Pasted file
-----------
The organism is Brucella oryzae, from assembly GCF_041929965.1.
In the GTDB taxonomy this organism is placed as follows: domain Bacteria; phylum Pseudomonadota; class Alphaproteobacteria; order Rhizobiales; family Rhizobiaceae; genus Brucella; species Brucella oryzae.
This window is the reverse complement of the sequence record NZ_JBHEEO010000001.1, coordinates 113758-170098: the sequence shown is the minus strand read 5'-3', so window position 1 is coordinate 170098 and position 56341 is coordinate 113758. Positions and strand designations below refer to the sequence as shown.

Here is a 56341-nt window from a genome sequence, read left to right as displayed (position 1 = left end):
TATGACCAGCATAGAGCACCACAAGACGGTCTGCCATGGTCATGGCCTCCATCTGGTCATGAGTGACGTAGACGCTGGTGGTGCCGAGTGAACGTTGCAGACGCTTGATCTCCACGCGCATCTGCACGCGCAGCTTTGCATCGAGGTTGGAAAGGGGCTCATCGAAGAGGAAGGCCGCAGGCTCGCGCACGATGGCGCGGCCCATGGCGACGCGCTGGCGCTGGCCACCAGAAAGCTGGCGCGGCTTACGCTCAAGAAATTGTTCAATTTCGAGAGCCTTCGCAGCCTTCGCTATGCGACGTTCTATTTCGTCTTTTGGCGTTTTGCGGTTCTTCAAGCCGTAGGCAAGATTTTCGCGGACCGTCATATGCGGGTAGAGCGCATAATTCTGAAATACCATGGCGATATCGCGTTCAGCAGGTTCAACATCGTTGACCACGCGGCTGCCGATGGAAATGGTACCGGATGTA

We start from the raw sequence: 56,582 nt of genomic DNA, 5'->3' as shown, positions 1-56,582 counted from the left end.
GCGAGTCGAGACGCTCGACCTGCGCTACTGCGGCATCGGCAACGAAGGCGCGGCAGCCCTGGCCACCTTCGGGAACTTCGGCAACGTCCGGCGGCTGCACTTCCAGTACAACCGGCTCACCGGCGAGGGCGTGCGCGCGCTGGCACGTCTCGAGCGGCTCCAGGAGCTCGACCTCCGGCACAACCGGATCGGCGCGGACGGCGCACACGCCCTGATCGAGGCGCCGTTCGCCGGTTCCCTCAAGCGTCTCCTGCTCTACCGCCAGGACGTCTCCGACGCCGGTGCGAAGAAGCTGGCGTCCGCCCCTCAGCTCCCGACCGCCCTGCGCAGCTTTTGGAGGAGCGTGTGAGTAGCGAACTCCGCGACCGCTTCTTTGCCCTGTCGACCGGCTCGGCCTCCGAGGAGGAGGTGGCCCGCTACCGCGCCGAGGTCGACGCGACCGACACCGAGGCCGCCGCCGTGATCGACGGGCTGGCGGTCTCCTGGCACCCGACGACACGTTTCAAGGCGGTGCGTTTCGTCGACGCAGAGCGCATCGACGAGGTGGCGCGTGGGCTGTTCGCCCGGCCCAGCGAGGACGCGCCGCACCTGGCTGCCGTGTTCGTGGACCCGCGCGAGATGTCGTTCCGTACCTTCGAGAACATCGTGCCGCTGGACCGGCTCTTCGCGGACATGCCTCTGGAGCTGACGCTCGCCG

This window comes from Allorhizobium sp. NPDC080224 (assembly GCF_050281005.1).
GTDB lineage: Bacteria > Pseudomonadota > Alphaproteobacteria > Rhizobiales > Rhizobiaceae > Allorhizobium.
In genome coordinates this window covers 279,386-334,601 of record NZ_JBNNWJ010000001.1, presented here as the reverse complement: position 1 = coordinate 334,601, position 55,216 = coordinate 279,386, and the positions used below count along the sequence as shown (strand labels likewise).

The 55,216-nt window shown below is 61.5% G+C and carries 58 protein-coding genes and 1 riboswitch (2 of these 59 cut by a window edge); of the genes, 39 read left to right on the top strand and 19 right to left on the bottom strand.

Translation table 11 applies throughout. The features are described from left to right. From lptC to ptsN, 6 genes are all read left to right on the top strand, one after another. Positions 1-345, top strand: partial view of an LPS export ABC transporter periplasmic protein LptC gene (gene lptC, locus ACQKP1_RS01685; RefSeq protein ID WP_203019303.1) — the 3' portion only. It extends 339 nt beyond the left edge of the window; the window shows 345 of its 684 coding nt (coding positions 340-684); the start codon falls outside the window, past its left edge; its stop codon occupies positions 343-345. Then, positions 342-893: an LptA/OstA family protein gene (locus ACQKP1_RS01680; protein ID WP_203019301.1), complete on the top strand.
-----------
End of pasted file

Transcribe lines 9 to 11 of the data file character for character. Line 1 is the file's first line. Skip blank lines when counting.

GTDB lineage: Bacteria > Pseudomonadota > Alphaproteobacteria > Rhizobiales > Rhizobiaceae > Allorhizobium.
In genome coordinates this window covers 279,386-334,601 of record NZ_JBNNWJ010000001.1, presented here as the reverse complement: position 1 = coordinate 334,601, position 55,216 = coordinate 279,386, and the positions used below count along the sequence as shown (strand labels likewise).

The 55,216-nt window shown below is 61.5% G+C and carries 58 protein-coding genes and 1 riboswitch (2 of these 59 cut by a window edge); of the genes, 39 read left to right on the top strand and 19 right to left on the bottom strand.